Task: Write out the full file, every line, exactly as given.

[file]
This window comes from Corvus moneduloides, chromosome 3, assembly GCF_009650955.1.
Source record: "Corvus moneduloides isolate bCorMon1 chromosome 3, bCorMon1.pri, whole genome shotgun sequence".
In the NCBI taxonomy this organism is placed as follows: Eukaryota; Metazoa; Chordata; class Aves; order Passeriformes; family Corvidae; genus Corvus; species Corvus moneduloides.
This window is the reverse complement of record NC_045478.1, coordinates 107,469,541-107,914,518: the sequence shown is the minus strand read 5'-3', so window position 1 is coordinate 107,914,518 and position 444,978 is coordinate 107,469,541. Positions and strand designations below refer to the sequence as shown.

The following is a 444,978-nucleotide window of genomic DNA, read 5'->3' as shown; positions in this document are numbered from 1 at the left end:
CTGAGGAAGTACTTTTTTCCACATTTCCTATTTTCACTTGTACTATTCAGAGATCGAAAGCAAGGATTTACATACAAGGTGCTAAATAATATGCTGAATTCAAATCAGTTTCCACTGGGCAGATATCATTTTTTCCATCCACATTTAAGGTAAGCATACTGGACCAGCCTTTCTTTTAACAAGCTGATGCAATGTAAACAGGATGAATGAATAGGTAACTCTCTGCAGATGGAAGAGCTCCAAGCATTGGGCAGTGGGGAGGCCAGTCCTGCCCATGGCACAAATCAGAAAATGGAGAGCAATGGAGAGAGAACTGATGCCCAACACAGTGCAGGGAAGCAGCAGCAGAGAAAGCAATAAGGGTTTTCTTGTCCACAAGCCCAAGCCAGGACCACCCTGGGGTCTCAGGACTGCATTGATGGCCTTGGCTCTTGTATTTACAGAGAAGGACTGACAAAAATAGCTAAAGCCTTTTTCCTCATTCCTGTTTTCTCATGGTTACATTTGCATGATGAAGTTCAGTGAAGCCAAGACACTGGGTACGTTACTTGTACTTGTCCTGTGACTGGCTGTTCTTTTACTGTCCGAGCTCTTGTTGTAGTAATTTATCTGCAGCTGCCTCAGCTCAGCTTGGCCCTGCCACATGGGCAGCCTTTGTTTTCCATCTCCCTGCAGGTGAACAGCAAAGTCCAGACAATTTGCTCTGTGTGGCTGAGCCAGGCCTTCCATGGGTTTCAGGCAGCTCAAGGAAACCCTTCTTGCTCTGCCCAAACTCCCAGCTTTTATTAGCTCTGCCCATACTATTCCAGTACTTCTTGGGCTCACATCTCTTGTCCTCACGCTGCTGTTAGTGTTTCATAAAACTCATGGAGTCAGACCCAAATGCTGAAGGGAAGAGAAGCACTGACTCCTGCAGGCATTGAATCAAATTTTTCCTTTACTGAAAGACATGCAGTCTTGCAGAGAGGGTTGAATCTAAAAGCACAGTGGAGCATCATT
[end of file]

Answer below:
This window comes from Corvus moneduloides, chromosome 3, assembly GCF_009650955.1.
Source record: "Corvus moneduloides isolate bCorMon1 chromosome 3, bCorMon1.pri, whole genome shotgun sequence".
In the NCBI taxonomy this organism is placed as follows: Eukaryota; Metazoa; Chordata; class Aves; order Passeriformes; family Corvidae; genus Corvus; species Corvus moneduloides.
This window is the reverse complement of record NC_045478.1, coordinates 107,469,541-107,914,518: the sequence shown is the minus strand read 5'-3', so window position 1 is coordinate 107,914,518 and position 444,978 is coordinate 107,469,541. Positions and strand designations below refer to the sequence as shown.

The following is a 444,978-nucleotide window of genomic DNA, read 5'->3' as shown; positions in this document are numbered from 1 at the left end:
CTGAGGAAGTACTTTTTTCCACATTTCCTATTTTCACTTGTACTATTCAGAGATCGAAAGCAAGGATTTACATACAAGGTGCTAAATAATATGCTGAATTCAAATCAGTTTCCACTGGGCAGATATCATTTTTTCCATCCACATTTAAGGTAAGCATACTGGACCAGCCTTTCTTTTAACAAGCTGATGCAATGTAAACAGGATGAATGAATAGGTAACTCTCTGCAGATGGAAGAGCTCCAAGCATTGGGCAGTGGGGAGGCCAGTCCTGCCCATGGCACAAATCAGAAAATGGAGAGCAATGGAGAGAGAACTGATGCCCAACACAGTGCAGGGAAGCAGCAGCAGAGAAAGCAATAAGGGTTTTCTTGTCCACAAGCCCAAGCCAGGACCACCCTGGGGTCTCAGGACTGCATTGATGGCCTTGGCTCTTGTATTTACAGAGAAGGACTGACAAAAATAGCTAAAGCCTTTTTCCTCATTCCTGTTTTCTCATGGTTACATTTGCATGATGAAGTTCAGTGAAGCCAAGACACTGGGTACGTTACTTGTACTTGTCCTGTGACTGGCTGTTCTTTTACTGTCCGAGCTCTTGTTGTAGTAATTTATCTGCAGCTGCCTCAGCTCAGCTTGGCCCTGCCACATGGGCAGCCTTTGTTTTCCATCTCCCTGCAGGTGAACAGCAAAGTCCAGACAATTTGCTCTGTGTGGCTGAGCCAGGCCTTCCATGGGTTTCAGGCAGCTCAAGGAAACCCTTCTTGCTCTGCCCAAACTCCCAGCTTTTATTAGCTCTGCCCATACTATTCCAGTACTTCTTGGGCTCACATCTCTTGTCCTCACGCTGCTGTTAGTGTTTCATAAAACTCATGGAGTCAGACCCAAATGCTGAAGGGAAGAGAAGCACTGACTCCTGCAGGCATTGAATCAAATTTTTCCTTTACTGAAAGACATGCAGTCTTGCAGAGAGGGTTGAATCTAAAAGCACAGTGGAGCATCATT